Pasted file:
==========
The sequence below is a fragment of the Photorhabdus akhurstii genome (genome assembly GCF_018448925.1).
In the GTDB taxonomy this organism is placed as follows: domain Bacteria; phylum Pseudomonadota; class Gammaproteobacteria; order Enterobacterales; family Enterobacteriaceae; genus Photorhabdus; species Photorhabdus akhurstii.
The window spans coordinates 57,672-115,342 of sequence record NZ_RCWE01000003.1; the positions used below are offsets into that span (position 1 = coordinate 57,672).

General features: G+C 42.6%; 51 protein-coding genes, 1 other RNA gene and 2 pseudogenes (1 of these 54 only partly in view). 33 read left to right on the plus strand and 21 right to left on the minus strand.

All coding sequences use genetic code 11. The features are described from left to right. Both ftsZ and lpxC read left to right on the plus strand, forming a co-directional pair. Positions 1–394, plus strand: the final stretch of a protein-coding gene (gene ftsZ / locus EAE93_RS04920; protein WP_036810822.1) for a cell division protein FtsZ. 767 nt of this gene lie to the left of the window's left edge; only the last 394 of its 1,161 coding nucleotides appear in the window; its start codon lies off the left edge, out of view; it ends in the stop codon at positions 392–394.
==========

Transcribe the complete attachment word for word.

The sequence below is a fragment of the Photorhabdus akhurstii genome (genome assembly GCF_018448925.1).
In the GTDB taxonomy this organism is placed as follows: domain Bacteria; phylum Pseudomonadota; class Gammaproteobacteria; order Enterobacterales; family Enterobacteriaceae; genus Photorhabdus; species Photorhabdus akhurstii.
The window spans coordinates 57,672-115,342 of sequence record NZ_RCWE01000003.1; the positions used below are offsets into that span (position 1 = coordinate 57,672).

General features: G+C 42.6%; 51 protein-coding genes, 1 other RNA gene and 2 pseudogenes (1 of these 54 only partly in view). 33 read left to right on the plus strand and 21 right to left on the minus strand.

All coding sequences use genetic code 11. The features are described from left to right. Both ftsZ and lpxC read left to right on the plus strand, forming a co-directional pair. Positions 1–394, plus strand: the final stretch of a protein-coding gene (gene ftsZ / locus EAE93_RS04920; protein WP_036810822.1) for a cell division protein FtsZ. 767 nt of this gene lie to the left of the window's left edge; only the last 394 of its 1,161 coding nucleotides appear in the window; its start codon lies off the left edge, out of view; it ends in the stop codon at positions 392–394.